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Bullington Gardens Monthly Activities Update
This month has been a busy month as we start the new year with our Horticultural Therapy, BOOST & Elementary school programs. Sharing our love of horticulture with students and adults is our passion and our privilege. Each program teaches students and adults how horticulture and science relate to life and their everyday choices. It also inspires us to keep learning and to remain in awe of this wonderful world we live in.
Our BOOST students have been in the planning stages for the annual garden competition. The first phase is planning a good garden. The students will choose a theme based on their personality and life experience. Some will choose themes based on their culture, others choose it based on their interests. Some of the elements of a good garden include fertile soil, plants chosen to the light situation, a variety in texture and height, and planting in groups instead of rows. We encourage the students to incorporate other elements besides plants to draw more interest and provide texture. Once a theme is chosen, the students will pick out the seeds they need to complete their garden. The timing is important as the garden should be in full bloom in June for the competition. The last two years have seen some amazing garden designs from our students and we can’t wait to see what our students do this year!
Our very own John Murphy will be teaching a program to fifth grade students based on Genetics and Inherited Traits. The students will learn how traits are acquired, how certain dominant and recessive traits are expressed, and how cross pollination of plants can create new combinations of traits. Two examples of the same plant will be used to show how inherited traits are acquired. This enables the students to not only learn about inherited traits in plants, but also see how diversity of traits can be achieved. It’s a fun way to introduce the younger generation to horticulture and science.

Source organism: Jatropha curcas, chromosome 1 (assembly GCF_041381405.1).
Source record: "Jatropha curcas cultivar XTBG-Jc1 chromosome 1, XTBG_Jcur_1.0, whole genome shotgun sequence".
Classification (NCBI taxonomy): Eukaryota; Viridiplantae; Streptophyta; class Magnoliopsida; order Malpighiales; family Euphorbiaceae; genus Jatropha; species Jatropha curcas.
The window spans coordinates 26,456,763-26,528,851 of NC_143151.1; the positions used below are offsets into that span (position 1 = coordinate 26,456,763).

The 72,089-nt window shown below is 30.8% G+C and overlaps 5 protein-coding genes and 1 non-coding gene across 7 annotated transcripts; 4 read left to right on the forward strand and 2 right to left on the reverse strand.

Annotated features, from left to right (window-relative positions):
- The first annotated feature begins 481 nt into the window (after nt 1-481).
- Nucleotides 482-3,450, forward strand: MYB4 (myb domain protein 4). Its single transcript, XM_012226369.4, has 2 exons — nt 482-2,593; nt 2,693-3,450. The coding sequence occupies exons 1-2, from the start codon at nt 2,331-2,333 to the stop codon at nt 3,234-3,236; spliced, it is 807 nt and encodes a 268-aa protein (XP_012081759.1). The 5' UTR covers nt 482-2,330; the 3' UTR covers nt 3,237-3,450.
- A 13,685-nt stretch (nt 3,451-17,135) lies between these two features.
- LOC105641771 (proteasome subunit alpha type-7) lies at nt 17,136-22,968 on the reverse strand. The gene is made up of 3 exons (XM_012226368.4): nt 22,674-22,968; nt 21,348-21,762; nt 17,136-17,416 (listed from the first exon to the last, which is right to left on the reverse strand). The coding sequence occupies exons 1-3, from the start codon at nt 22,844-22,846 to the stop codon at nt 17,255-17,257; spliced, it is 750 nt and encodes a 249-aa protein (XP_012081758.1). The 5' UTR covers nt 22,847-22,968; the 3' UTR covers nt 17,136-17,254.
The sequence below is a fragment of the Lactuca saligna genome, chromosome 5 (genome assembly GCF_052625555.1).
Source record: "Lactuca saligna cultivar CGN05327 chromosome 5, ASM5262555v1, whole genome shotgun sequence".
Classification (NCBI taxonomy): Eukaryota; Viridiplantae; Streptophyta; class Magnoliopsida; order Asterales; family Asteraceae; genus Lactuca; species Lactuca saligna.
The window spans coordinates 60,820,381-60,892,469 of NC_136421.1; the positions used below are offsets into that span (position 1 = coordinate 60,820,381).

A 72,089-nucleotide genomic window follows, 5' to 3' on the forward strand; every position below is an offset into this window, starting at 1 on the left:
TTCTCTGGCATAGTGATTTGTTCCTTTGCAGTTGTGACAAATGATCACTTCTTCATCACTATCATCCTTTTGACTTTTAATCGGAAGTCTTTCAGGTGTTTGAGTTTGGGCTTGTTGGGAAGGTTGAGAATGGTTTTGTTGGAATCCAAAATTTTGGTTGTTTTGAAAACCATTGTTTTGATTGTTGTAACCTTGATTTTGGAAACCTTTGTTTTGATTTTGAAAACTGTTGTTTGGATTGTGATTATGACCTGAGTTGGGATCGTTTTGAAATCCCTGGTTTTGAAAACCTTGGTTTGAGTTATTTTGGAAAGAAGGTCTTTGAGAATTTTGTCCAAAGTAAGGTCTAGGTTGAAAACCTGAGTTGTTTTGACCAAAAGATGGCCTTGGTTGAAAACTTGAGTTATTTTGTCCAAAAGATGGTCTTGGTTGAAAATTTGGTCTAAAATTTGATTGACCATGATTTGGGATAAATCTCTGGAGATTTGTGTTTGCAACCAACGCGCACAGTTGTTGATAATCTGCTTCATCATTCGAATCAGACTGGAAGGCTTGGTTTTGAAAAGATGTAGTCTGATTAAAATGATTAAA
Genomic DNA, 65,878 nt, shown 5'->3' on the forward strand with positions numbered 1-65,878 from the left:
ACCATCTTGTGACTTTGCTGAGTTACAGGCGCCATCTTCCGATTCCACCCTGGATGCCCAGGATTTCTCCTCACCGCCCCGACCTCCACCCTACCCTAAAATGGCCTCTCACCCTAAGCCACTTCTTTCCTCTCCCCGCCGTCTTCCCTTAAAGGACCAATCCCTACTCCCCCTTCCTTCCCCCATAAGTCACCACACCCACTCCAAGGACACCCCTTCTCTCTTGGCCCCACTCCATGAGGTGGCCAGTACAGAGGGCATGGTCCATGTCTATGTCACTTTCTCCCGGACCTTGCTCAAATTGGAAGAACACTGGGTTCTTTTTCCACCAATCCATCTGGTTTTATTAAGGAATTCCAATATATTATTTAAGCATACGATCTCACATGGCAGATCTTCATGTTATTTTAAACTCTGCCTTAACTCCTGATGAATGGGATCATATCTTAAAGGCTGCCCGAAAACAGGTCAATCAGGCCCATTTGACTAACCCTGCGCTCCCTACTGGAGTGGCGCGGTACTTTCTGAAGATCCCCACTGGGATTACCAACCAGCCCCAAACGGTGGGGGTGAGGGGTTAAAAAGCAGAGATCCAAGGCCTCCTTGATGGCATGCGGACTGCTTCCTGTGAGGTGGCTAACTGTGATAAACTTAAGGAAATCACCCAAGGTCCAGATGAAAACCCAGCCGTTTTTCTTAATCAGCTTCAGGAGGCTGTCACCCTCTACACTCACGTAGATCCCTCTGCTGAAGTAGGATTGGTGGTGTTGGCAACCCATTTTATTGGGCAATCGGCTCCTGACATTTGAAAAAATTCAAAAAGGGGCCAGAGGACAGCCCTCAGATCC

Our Horticultural Therapy program helps adults with challenges such as addiction. In past sessions, we have used preparing the soil for planting as an analogy for life. One must prepare their heart and mind in such a way to allow for successful growth. This month we are focusing our attention on making walking sticks for their journey through life and recovery. A walking stick should be chosen with care, be resilient, provide stability and balance and must help the walker travel through rough terrain. Recovery is a tough road and choosing the right tools to traverse it is the lesson we hope to impart.
Location: Bullington Gardens